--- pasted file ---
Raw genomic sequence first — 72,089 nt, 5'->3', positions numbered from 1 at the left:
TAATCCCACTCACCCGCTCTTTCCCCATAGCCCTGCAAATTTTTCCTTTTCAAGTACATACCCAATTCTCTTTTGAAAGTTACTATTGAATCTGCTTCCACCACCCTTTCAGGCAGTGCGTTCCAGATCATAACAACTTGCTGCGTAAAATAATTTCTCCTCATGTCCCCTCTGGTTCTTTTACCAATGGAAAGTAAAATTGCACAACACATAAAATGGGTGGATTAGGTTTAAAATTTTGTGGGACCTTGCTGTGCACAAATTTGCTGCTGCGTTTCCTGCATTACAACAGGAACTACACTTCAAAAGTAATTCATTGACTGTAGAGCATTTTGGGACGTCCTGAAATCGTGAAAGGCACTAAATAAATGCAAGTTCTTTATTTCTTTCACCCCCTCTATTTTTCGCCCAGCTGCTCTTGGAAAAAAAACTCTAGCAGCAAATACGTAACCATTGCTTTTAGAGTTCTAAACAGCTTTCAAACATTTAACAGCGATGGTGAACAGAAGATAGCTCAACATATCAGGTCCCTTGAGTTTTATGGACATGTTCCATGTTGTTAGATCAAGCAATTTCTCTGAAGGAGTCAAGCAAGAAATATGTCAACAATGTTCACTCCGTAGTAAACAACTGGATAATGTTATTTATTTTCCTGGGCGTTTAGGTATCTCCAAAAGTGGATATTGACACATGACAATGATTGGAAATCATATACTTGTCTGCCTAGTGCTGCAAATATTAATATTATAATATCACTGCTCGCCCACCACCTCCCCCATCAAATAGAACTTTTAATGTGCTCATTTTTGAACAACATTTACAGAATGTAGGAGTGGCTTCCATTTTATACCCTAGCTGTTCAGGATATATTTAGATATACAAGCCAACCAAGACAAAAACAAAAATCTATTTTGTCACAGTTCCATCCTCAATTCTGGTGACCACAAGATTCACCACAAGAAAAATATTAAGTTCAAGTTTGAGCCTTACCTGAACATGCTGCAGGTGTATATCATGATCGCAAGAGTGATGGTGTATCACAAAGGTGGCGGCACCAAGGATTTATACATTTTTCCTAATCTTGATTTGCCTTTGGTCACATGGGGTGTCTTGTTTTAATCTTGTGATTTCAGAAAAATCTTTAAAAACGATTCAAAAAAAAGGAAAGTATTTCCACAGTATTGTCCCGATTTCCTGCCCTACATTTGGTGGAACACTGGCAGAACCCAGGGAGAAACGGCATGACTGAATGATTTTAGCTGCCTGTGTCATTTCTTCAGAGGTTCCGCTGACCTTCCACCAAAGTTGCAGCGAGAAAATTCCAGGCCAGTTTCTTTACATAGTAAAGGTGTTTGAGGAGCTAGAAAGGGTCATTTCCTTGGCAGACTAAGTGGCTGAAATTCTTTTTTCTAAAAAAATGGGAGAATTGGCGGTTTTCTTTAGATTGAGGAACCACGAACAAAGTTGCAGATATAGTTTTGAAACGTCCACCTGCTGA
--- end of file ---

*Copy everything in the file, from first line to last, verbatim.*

Raw genomic sequence first — 72,089 nt, 5'->3', positions numbered from 1 at the left:
TAATCCCACTCACCCGCTCTTTCCCCATAGCCCTGCAAATTTTTCCTTTTCAAGTACATACCCAATTCTCTTTTGAAAGTTACTATTGAATCTGCTTCCACCACCCTTTCAGGCAGTGCGTTCCAGATCATAACAACTTGCTGCGTAAAATAATTTCTCCTCATGTCCCCTCTGGTTCTTTTACCAATGGAAAGTAAAATTGCACAACACATAAAATGGGTGGATTAGGTTTAAAATTTTGTGGGACCTTGCTGTGCACAAATTTGCTGCTGCGTTTCCTGCATTACAACAGGAACTACACTTCAAAAGTAATTCATTGACTGTAGAGCATTTTGGGACGTCCTGAAATCGTGAAAGGCACTAAATAAATGCAAGTTCTTTATTTCTTTCACCCCCTCTATTTTTCGCCCAGCTGCTCTTGGAAAAAAAACTCTAGCAGCAAATACGTAACCATTGCTTTTAGAGTTCTAAACAGCTTTCAAACATTTAACAGCGATGGTGAACAGAAGATAGCTCAACATATCAGGTCCCTTGAGTTTTATGGACATGTTCCATGTTGTTAGATCAAGCAATTTCTCTGAAGGAGTCAAGCAAGAAATATGTCAACAATGTTCACTCCGTAGTAAACAACTGGATAATGTTATTTATTTTCCTGGGCGTTTAGGTATCTCCAAAAGTGGATATTGACACATGACAATGATTGGAAATCATATACTTGTCTGCCTAGTGCTGCAAATATTAATATTATAATATCACTGCTCGCCCACCACCTCCCCCATCAAATAGAACTTTTAATGTGCTCATTTTTGAACAACATTTACAGAATGTAGGAGTGGCTTCCATTTTATACCCTAGCTGTTCAGGATATATTTAGATATACAAGCCAACCAAGACAAAAACAAAAATCTATTTTGTCACAGTTCCATCCTCAATTCTGGTGACCACAAGATTCACCACAAGAAAAATATTAAGTTCAAGTTTGAGCCTTACCTGAACATGCTGCAGGTGTATATCATGATCGCAAGAGTGATGGTGTATCACAAAGGTGGCGGCACCAAGGATTTATACATTTTTCCTAATCTTGATTTGCCTTTGGTCACATGGGGTGTCTTGTTTTAATCTTGTGATTTCAGAAAAATCTTTAAAAACGATTCAAAAAAAAGGAAAGTATTTCCACAGTATTGTCCCGATTTCCTGCCCTACATTTGGTGGAACACTGGCAGAACCCAGGGAGAAACGGCATGACTGAATGATTTTAGCTGCCTGTGTCATTTCTTCAGAGGTTCCGCTGACCTTCCACCAAAGTTGCAGCGAGAAAATTCCAGGCCAGTTTCTTTACATAGTAAAGGTGTTTGAGGAGCTAGAAAGGGTCATTTCCTTGGCAGACTAAGTGGCTGAAATTCTTTTTTCTAAAAAAATGGGAGAATTGGCGGTTTTCTTTAGATTGAGGAACCACGAACAAAGTTGCAGATATAGTTTTGAAACGTCCACCTGCTGA